Well, according to the bible, God does not play favorites (we do, but that’s another story). All it takes for God to credit us with faith is a mustard seed of it. Dawkins has it – he knows that he can’t disprove God’s existence so he must by his own admission leave the door open at least a crack. He does not like it, but he is honest enough to admit it. The pope is also credited by God with faith. He knows that he cannot “prove” God’s existence. He keeps his door wide open anyway.

Dawkins actively disbelieves in God whereas the pope actively believes. These are not two equivalent forms of faith and it is not the point being made here. The point is that God does not differentiate between a cracked door and a wide open one. The pope gets a gold star, and so does Sir Richard.

The two gentlemen are “practically” the same because faith doesn’t get scored based on “how much” of it one possesses. Otherwise the score would be about a million to one in favor of the pope. The bible says that “faith without works is dead”. What this means to me is not that one doesn’t have faith if one doesn’t act like it or that one has “more and more” faith the more one acts on it. What it means is that one’s faith will eventually die if one does not act. Richard Dawkins acted in analyzing his own belief system – albeit in an agressively anti-religion kind of way. It brought him to the admission that he can’t deny the possibility. He gets an A from God. The pope isn’t the teacher’s pet. He get’s an A, too, though.  

Salvation is a different thing altogether, though…

That’s my pontification for today.

5 Responses

  1. I have met neither man, but have listened to Mr. Dawkins more often than Pope Benedict.

    I much prefer the Pope from what I have learned. Within his care and thought, there must be considerably less certitude and more wondering about life and its origin than with this modern Englishman, for Mr. Dawkins has none.

    However, in terms of snot value, Mr. Dawkins is king of us all.

  2. I just checked the WSJ online and this article appears in today’s journal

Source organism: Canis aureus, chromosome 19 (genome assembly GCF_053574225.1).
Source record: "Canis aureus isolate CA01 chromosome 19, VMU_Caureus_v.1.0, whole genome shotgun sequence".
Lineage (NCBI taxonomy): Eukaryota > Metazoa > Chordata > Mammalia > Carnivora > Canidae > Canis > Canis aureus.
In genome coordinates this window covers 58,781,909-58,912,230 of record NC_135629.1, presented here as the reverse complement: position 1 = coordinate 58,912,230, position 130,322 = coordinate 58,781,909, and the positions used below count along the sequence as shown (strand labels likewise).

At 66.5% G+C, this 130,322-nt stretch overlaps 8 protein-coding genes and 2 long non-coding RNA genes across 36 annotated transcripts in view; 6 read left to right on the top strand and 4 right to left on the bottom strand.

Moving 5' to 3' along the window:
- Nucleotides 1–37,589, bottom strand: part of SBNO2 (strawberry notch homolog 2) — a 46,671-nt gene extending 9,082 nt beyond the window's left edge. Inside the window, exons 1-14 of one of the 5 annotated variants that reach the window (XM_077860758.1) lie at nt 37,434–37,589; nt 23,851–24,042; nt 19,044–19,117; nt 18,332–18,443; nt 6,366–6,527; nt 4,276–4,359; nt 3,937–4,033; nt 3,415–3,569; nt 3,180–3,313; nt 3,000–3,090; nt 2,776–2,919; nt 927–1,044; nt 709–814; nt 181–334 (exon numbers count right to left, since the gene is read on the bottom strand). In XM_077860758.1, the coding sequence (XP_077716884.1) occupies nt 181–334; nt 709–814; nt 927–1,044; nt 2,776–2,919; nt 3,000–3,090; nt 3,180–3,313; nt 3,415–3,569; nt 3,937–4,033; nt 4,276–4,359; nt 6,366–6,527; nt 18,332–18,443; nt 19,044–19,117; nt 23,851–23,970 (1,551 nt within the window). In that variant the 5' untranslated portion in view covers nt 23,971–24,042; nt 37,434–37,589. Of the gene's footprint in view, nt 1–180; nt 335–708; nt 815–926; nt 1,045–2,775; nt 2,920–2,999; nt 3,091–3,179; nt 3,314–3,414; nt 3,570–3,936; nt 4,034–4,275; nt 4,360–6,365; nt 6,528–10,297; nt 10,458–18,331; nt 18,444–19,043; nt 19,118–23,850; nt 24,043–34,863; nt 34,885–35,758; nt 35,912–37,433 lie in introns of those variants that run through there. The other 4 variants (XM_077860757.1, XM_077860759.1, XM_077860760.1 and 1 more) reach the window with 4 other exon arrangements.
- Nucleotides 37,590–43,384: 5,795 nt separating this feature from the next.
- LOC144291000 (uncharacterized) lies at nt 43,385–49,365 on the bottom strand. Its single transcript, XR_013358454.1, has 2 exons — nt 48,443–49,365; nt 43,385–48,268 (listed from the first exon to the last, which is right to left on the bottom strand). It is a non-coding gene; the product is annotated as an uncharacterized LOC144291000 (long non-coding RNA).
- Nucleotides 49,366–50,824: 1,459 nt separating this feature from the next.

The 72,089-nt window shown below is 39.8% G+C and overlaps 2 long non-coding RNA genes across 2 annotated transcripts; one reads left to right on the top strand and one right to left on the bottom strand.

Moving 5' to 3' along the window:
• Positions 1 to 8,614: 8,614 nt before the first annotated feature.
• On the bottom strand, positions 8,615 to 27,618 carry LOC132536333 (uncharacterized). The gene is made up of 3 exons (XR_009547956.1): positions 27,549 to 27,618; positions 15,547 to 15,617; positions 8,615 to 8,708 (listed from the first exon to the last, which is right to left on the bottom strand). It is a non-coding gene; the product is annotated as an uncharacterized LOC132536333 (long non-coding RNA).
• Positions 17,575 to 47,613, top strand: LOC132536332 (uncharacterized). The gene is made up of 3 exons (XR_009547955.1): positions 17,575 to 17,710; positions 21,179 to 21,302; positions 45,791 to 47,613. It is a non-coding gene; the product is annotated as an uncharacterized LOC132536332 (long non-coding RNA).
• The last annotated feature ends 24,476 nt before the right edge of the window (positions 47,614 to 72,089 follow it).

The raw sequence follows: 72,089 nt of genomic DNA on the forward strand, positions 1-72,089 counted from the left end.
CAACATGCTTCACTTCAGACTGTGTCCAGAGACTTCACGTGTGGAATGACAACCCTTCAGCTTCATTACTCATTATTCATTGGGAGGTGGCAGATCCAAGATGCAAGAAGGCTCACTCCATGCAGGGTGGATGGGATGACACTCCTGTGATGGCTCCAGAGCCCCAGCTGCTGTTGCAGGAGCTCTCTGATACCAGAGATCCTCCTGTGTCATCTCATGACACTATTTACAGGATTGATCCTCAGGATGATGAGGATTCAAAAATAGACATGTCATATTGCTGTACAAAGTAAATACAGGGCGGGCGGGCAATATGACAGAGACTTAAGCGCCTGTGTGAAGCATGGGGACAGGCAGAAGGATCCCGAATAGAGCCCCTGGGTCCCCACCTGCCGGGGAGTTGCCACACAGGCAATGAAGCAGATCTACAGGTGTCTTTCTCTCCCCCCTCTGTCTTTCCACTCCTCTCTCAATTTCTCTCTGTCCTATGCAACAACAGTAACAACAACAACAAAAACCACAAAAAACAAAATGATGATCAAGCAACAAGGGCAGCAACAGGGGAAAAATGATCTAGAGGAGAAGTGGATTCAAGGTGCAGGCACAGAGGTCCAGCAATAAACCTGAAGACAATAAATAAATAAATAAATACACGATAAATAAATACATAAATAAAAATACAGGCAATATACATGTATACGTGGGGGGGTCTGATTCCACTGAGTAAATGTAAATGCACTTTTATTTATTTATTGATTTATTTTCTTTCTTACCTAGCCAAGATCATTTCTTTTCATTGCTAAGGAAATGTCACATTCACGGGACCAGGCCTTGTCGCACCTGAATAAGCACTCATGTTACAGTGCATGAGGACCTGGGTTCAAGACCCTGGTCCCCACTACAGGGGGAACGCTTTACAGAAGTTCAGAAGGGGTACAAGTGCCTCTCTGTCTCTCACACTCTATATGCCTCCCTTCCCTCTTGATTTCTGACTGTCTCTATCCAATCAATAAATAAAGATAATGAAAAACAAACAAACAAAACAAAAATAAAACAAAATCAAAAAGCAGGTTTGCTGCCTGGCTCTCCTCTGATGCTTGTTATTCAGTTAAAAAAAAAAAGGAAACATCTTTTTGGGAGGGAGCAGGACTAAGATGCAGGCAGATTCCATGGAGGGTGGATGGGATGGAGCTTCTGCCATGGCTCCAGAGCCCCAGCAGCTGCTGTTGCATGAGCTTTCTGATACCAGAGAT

An excerpt:

    “Mr. McGinn began by commenting that it was eminently rational to suppose that Santa Claus doesn’t exist even if one cannot definitively prove that he doesn’t. Likewise, he argued, we can apply the same logic to the supposed existence of God. The moderator of the session, Bill Brinkman, a reporter with some religious inclination, surprised me by bursting out in response, “Then I guess you are a rational atheist.”

    As a rational atheist, he gets an A!

  3. There is indeed absolutely, unequivocally, indisputably no physical evidence whatsoever of God.

    The Psalmist says: “The heavens declare the glory of God; and the firmament sheweth His handywork.” (Ps. 19:1).

    Faith is the evidence of that which is unseen; faith is the substance of things hoped for. The faith in God of countless billions throughout the ages is itself a powerful testimony to His existence.

    • The faith in God of countless billions throughout the ages is itself a powerful testimony to His existence.

      When I talk about evidence I’m talking about physical evidence. Faith is “evidence” to the extent that so many people have it – so there must be something supporting that faith. There is power in that, but I’m not talking about that kind of “evidence”.

      The point I’m making is that we (including those who despise religion) who are rational and honest must leave the door open a crack. God credits that as faith. So should we. That’s all.


    • Most modern Americans, particularly critics of religions fail to recognize the meaning of the word, FAITH. They can only lazer beam their thoughts on your introductory sentence, tpkatsa, “There is indeed absolutely, unequivocally, indisputably no physical evidence whatsoever of God.”
      Faith is a belief in something or someone or even in an idea, especially without logical proof.
      Personally, being interested in religion at an early age, I thought belief in God was quite logical. I believed evil exists. Since I had been taught every force has a counterforce, it seemed logical this also applied to God, ie, good, as the opposite of evil. It would then be easy to go further and accept that God is all knowledge, versus the opposite force, total ignorance.
      I have never found sufficient challenge to sway my juvenile thoughts on this matter, so I have never changed them.
      Atheism is just another religion, one that is a counterforce for religion.